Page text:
Walleye and sauger are both species of freshwater fish in the perch family, and they are often confused with each other due to their similar appearance. However, there are several key differences between these two species:
Below are the main Differences between Walleye and Sauger
- Size: Walleye are generally larger than sauger. Walleye can grow up to 30 inches in length and weigh over 20 pounds, while sauger typically reach lengths of 10-17 inches and weigh less than 3 pounds.
- Coloration: Walleye have a mottled olive-brown to gold coloration with a white belly, while sauger have a more distinct pattern of dark brown spots on a lighter background. Sauger also have distinctive black blotches at the base of their dorsal fin.
- Habitat: Walleye prefer large, clear, and cool lakes and reservoirs, while sauger are found in smaller rivers and streams with moderate to fast currents.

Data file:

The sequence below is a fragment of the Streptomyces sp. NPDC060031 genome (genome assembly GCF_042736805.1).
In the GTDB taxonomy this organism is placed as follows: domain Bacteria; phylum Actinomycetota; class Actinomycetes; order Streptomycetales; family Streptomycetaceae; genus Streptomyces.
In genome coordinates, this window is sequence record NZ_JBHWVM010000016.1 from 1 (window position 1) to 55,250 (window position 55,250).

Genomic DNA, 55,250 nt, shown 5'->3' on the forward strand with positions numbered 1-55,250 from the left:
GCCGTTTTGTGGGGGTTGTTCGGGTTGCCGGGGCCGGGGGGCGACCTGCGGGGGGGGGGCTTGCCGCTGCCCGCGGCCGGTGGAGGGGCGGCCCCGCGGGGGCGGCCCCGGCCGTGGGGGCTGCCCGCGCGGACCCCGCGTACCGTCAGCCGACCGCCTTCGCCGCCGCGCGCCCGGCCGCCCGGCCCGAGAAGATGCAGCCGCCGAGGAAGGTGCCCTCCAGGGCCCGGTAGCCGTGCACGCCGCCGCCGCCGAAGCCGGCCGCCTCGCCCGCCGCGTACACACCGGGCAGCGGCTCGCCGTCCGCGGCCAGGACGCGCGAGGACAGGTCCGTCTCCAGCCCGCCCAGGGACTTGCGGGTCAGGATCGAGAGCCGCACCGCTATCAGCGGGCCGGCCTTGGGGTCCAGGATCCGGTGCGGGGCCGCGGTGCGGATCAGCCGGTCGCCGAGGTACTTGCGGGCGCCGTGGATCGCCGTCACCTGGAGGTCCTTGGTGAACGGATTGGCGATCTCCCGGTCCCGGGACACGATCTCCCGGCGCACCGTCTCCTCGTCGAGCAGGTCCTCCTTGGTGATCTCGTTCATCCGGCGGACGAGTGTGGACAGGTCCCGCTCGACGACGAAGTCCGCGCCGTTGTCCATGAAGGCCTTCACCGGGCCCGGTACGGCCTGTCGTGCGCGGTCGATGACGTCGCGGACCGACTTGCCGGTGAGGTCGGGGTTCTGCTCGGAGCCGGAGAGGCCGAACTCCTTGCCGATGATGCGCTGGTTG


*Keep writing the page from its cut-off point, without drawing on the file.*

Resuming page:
- Behavior: Walleye are generally more aggressive and active than sauger, which tend to be more sedentary and bottom-dwelling.
- Taste: Walleye are considered by many to be one of the best-tasting freshwater fish, with white, flaky meat that is mild and sweet. Sauger are also edible, but their flesh is generally considered to be less flavorful and more firm.
In summary, while walleye and sauger may look similar at first glance, there are significant differences in their size, coloration, habitat, behavior, and taste.